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Leaders & Managers

From the nitty gritty of daily management to addressing your aspirations of leadership, this section for leaders & managers tells you how to make strong leadership decisions, build effective teams, delegate and stay above the everyday management muddle.

Get tips, strategies, tool and advice on: performance reviews, preventing workplace violence, best-practices leadership, team building, leadership skills, people management and management training.

Two leadership qualities: the ability to recognize potential and to have courage, even during adversity. How to use those same qualities with the people you lead: Spend time with a struggling em­­ployee who has potential. Ask, “How can I help you be successful?” Champion them to the naysayers.

Nearly 2 million U.S. workers are victims of workplace violence each year, according to the Bureau of Labor Statistics. Last year, 506 employees were slain at work.Don’t let your organization add to those sobering statistics. To reduce the chance of workplace violence—or your liability if it does happen—follow these 11 guidelines:

New research shows that bullies fail as leaders in the long run, says Fordham professor William Baker. Indeed, nice guys finish first ... Maggie Fox, founder and CEO of Social Media Group, jots down three goals—and only three—every morning ... Try this interview question.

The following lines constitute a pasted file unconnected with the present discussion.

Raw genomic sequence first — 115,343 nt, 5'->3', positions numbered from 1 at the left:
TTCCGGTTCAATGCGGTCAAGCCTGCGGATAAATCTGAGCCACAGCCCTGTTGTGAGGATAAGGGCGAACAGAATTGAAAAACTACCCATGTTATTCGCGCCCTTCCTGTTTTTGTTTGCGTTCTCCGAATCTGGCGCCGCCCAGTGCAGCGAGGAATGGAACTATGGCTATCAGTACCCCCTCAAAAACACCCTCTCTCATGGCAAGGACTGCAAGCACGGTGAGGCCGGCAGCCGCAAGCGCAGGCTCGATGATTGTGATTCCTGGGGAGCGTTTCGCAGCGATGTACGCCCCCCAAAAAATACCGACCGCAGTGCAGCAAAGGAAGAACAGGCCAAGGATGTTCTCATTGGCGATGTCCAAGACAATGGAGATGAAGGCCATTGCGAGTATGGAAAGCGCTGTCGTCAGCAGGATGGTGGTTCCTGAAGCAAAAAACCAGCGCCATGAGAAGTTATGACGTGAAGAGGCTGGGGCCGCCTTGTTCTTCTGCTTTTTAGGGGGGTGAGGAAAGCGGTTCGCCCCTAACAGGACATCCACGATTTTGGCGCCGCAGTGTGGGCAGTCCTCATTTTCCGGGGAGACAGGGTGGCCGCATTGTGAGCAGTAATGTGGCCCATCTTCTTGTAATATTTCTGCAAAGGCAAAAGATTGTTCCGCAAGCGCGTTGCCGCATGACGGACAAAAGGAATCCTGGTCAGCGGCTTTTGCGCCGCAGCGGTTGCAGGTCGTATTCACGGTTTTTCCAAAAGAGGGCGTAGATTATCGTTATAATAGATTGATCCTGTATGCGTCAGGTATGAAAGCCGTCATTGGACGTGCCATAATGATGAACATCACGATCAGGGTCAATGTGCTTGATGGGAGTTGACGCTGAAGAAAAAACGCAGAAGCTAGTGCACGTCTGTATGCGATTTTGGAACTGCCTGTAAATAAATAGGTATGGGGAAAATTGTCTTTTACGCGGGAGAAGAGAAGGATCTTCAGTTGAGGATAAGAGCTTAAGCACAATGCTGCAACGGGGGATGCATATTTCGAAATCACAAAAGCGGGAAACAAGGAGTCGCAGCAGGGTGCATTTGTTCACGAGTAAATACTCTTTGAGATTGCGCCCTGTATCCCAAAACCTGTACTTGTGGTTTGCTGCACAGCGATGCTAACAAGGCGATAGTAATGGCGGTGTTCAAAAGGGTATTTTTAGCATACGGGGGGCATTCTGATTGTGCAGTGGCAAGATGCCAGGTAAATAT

While you may not have been partying much at the office lately, some employers see summer as an ideal time for an all-staff get-together. Instead of spending a lot on flowers and glassware rentals, though, they’re getting creative with summertime themes. Here are ideas that assistants posted on the Admin Pro Forum.

The best leaders spend less time transmitting and more time receiving. The transmitters are so focused on driving their agenda and goals that people eventually tune them out. The receivers do more than just hammer the message home—they stop to learn and observe what’s going on with people.
French commander Philippe Pétain's actions at the Battle of Verdun show it’s not just brains but guts that make a leader. For much of the late 1800s, military fashion had it that élan and the bayonet would win wars. Pétain found that notion ridiculous. He said firepower was the key to modern warfare. It didn’t take long for his doctrine to prove right.
Habits shape us all. In his first book, The Power of Habit: Why We Do What We Do in Life and Business, Charles Duhigg shows how to establish good habits and discard bad ones.
For each employee’s performance expectations, set A, B and C goals, suggests the SmartBlog on Leadershop. “C” goals are Comfortable; “B” goals are Believable; “A” goals are Awesome.

A narcissistic personality has its merits. Steve Jobs’ narcissism, for example, helped instill cult-like loyalty from employees. Such a leader might take dizzying risks that others wouldn’t. But narcissism has a darker side, too.

To get Swedish commuters to take the stairs instead of the escalator at a metro stop, they turned the staircase into a giant keyboard, complete with sound. How can you use the same ap­­proach to change people’s behavior at work?